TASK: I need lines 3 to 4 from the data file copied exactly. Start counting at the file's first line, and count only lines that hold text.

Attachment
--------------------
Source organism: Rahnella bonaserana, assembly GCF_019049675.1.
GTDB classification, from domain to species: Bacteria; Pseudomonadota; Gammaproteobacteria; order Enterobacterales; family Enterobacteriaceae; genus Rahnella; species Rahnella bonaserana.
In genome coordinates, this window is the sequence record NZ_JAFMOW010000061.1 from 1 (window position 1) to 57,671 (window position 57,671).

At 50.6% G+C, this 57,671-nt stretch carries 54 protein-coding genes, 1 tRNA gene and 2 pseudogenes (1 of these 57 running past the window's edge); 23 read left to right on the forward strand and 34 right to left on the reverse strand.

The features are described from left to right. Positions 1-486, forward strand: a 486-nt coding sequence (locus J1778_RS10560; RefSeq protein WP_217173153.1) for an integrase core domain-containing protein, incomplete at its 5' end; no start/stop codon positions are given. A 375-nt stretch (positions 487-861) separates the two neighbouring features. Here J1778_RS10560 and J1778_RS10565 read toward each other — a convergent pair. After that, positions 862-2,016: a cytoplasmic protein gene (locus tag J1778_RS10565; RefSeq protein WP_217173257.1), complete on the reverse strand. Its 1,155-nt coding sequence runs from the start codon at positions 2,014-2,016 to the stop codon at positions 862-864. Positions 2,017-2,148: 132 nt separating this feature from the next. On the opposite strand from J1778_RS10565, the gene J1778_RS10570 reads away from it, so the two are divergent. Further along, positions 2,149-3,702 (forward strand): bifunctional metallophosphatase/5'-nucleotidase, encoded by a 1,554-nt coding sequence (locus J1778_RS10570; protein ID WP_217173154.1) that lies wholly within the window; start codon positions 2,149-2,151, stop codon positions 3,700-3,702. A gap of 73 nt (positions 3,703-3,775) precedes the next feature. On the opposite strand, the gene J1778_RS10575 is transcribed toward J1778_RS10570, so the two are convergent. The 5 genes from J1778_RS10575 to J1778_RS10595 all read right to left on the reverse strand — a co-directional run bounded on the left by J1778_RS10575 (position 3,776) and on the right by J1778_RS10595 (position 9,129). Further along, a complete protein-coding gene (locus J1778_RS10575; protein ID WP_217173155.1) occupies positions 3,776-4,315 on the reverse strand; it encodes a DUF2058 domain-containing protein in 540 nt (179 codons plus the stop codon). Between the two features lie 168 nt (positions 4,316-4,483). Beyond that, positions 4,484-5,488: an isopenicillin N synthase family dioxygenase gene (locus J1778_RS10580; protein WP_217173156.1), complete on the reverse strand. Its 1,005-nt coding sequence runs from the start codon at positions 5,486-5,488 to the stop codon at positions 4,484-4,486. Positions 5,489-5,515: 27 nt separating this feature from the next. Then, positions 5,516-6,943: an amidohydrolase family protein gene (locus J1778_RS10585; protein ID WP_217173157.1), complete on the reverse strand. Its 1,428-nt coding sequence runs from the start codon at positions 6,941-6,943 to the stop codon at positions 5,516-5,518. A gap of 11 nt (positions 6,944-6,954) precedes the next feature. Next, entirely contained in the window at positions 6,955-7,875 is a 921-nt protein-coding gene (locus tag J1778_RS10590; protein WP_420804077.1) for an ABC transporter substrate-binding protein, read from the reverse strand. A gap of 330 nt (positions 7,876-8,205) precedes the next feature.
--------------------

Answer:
In genome coordinates, this window is the sequence record NZ_JAFMOW010000061.1 from 1 (window position 1) to 57,671 (window position 57,671).

At 50.6% G+C, this 57,671-nt stretch carries 54 protein-coding genes, 1 tRNA gene and 2 pseudogenes (1 of these 57 running past the window's edge); 23 read left to right on the forward strand and 34 right to left on the reverse strand.